Tuesday, July 24, 2012

Tour de Wiggo

Friday: Waiting for Arno

Crossing the border at Lok Ma Chau seemed like a world away from the Tour de France, and the historic exploits of Mr Wiggins and Team Sky, but somewhere in China, there are some pretty amazing roads that seemed worthy of our own little tribute to Wiggo & Co, with 2 days of epic riding planned to celebrate Le Tour 2012. Of course, you can't beat a good old Chinlish typo to know you're in China. And no sooner had we crossed the border than our new driver friend greeted Aron (who booked the trip), Mark and I with a nice A4 sheet with 'Arno' written on it. 

A few hours drive to Heyuan later and we arrived at our hotel, where we promptly checked out the 'Blazing' nightclub (aka KTV lounge) before settling down for the night. At this point I realised I'd lost my Garmin 705, iPhone charger and plug adapters. Great!

Saturday: Maillot Tutu

We set off in baking heat, to see what this area had to offer the intrepid cyclist. Garminless, I joked with Aron that he could be pretty confident of taking the Strava KOMs around here... 

As temperatures soared to an unforgiving 36+ degrees, we battled away on some pretty rolling (sometimes unbuilt) roads. Certainly we haven't seen another white face since we left Shenzhen, and we seemed to be quite the novelty. 

This was especially born out at lunch, where we managed to find some random newly built empty hot spring hotel in the middle of nowhere. The girls who served us were very keen to chat and pose with bicycles. As ever, Aron was very keen to practice his Mandarin and left with a couple of new additions to his fan club.

Given the weekend was meant to represent some sort of Wiggo fest, with today being the penultimate day of the Tour, we were on the look out for sideburns and yellow jerseys. We were unable to find any whiskers to give the girls in Blazing nightclub, but Aron did find this maillot tutu- 30 RMB only!

Today's ride turned out to be more of an homage to Paris Roubaix than Le Tour, with some pretty intense road surfaces, but what you give up in road surfaces we more than made up for in scenes of an increasingly forgotten China.

One especially cool place we found was a Hakka village, where Mark did his best to pretend he was getting his pre-wedding photos done...

... and Aron practiced his cyclocross skills.

This was rounded off by a fairly amusing Mandarin conversation where Aron was trying to distinguish how to pronounce Panda, rather than chest hair with a shop owner and her son. At this point I showed the child my rather more substantial chest hair, to which said child shreeked a big 'Wah' and ran away!

140km later, and we were back in the sh*t hole that is Heyuan, reminded of lose-lose situation for your average rural Chinese. Either toil on the land in the middle of nowhere, where it might be beautiful, but you will be exceptionally poor. Or move to the cities and work equally hard in a haze of pollution and earn marginally more money. Evidently more have chosen the latter.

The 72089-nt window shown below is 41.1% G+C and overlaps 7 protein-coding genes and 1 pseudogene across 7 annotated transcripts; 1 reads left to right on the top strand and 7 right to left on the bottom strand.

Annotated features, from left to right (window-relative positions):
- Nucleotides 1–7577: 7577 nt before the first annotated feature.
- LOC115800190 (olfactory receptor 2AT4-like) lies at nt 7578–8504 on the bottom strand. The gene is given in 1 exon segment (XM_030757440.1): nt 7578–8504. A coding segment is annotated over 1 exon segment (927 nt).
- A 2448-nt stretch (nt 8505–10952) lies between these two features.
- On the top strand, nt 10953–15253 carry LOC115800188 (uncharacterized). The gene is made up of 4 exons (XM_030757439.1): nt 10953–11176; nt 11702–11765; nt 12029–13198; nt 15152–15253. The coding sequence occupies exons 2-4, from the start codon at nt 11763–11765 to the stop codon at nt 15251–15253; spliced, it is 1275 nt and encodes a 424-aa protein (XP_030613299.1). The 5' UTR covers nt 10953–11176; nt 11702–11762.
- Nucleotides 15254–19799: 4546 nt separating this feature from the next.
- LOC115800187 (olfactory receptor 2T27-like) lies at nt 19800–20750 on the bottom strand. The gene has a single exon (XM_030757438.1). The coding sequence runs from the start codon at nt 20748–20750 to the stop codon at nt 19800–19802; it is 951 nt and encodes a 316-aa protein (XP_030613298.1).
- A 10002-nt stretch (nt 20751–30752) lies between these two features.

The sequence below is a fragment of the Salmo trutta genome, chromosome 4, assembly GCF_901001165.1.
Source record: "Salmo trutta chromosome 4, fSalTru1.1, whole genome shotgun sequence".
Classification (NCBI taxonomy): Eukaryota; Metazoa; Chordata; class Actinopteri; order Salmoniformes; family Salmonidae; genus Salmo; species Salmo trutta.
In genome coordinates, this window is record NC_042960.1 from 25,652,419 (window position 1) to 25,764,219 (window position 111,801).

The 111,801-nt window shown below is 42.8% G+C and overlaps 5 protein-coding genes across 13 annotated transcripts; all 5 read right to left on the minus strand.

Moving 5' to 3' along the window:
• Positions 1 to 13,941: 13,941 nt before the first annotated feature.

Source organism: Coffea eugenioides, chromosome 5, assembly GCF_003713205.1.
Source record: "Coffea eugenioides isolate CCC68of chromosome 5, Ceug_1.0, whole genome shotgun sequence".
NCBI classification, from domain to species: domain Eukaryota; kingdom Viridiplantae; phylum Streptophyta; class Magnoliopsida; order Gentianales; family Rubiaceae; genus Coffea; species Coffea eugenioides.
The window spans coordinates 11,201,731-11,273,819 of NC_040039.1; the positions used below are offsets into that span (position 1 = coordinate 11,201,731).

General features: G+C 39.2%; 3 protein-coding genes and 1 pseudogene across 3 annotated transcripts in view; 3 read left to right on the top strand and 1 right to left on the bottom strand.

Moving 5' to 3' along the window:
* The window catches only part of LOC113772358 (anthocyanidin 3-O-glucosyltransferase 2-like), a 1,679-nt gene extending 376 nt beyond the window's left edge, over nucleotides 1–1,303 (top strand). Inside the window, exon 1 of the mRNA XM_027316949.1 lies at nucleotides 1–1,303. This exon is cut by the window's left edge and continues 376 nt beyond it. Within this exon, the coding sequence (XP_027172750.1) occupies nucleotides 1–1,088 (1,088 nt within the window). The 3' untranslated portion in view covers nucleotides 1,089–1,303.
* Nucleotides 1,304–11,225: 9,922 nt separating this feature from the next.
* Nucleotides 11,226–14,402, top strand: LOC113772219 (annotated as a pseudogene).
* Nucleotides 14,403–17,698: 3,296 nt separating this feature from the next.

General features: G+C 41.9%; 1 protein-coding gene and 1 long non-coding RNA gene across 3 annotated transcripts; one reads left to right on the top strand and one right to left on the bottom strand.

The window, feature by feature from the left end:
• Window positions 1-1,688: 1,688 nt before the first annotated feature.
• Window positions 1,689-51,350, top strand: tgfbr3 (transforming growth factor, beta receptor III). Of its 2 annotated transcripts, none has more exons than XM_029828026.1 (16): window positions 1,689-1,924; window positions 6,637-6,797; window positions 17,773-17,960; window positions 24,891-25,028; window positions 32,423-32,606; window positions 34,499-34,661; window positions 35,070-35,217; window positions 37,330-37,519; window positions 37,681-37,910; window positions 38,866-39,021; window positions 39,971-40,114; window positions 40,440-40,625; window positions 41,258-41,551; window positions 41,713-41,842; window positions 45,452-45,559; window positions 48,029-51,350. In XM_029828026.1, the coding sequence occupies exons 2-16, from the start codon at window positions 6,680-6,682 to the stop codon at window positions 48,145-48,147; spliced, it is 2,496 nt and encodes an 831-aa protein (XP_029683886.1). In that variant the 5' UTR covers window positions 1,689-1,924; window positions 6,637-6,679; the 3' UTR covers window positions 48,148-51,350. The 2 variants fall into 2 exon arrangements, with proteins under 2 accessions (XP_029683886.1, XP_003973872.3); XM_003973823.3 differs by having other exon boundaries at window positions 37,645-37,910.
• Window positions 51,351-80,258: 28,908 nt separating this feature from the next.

Ok, well less of the 'bumf", and on with the story. Having persuaded Aron and Mark to come for a foot massage, Aron got on with the business of chatting up my Sichuan masseur, having scored a bloke himself. This landed up with Aron's first  proposal of marriage. From the Sichuan girl! We rounded off the night with the last bit of Wiggo TT glory on a dodgy internet connection, before hitting the hay.

Sunday: Not the Champs Elysees

The crowning glory in our homage to Mr Wiggins was meant to be a new route variant on the Nankunshan Epic from last year, including a very juicy looking road alongside a lake that looked like it would take us to lunch, from which we could launch an assault on some of the more established roads that have drawn us up to this part of the world in the past.

And juicy the roads were- look at that freshly laid tarmac! Rolling was not the word for this 75km of near Chinese road riding nirvana- think climb, descend, repeat. Again, and again. Having climbed a solid 1300m without going over any mountains, the legs were feeling it, but we were having too much fun to stop.

However, stop we did, once it became apparent that we were facing some navigational challenges.

Aron's best attempts at mountain biking on a road bike still didn't lead us to the road we wanted to be on, and having been told by some Chinese bamboo farmers that the road didn't exist and we had to turn back, we decided to jump in our car and get some petrol assistance to get us to lunch.

The petrol assistance soon turned into somewhat of a hindrance, when  hours later we were trying to guide the rather un-4x4 Buick over some roads that had were more suited to a Land Rover than a people carrier. When said people carrier started to smell of petrol after running aground on the rocks we started to worry some more.

But as is the way on these things, nothing ventured, nothing gained. China is not France, and you have to accept that, even if it means spending your afternoon in a car, when you'd rather be riding. Somewhere in there is a fantastic 2 day point to point ride. We just didn't manage it this time. Still, we lived to tell the tale, and more importantly, I was home in time to witness Wiggins wearing yellow lead Cav out in the Rainbow stripes on the Champs Elysees for what must go down as the greatest moment in British cycling history.

Luckily there are no Chinese trucks in Paris at this time of year.


  1. Another good post...But don't you have shopping/work/wifey things to do at the weekends?

    For instance I have put aside next weekend to re-grow my sideboards in homage to BW.

  2. Cheers Nick- yea, wifey was also away in China that weekend (working), so I got the pass. Probably for the best, the perils of skype mean even if she is away I can never cultivate significant facial hair... Good luck with the whiskers.